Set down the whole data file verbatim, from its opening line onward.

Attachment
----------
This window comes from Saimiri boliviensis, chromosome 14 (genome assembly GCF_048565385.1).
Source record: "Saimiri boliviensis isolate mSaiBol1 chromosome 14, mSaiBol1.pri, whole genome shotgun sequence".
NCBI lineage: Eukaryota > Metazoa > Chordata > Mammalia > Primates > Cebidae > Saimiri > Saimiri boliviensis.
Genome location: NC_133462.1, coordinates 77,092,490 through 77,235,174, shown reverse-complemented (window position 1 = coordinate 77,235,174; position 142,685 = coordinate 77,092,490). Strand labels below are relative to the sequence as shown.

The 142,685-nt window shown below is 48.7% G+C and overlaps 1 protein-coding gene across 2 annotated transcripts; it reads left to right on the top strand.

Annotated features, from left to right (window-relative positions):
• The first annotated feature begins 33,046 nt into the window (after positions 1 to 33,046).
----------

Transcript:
This window comes from Saimiri boliviensis, chromosome 14 (genome assembly GCF_048565385.1).
Source record: "Saimiri boliviensis isolate mSaiBol1 chromosome 14, mSaiBol1.pri, whole genome shotgun sequence".
NCBI lineage: Eukaryota > Metazoa > Chordata > Mammalia > Primates > Cebidae > Saimiri > Saimiri boliviensis.
Genome location: NC_133462.1, coordinates 77,092,490 through 77,235,174, shown reverse-complemented (window position 1 = coordinate 77,235,174; position 142,685 = coordinate 77,092,490). Strand labels below are relative to the sequence as shown.

The 142,685-nt window shown below is 48.7% G+C and overlaps 1 protein-coding gene across 2 annotated transcripts; it reads left to right on the top strand.

Annotated features, from left to right (window-relative positions):
• The first annotated feature begins 33,046 nt into the window (after positions 1 to 33,046).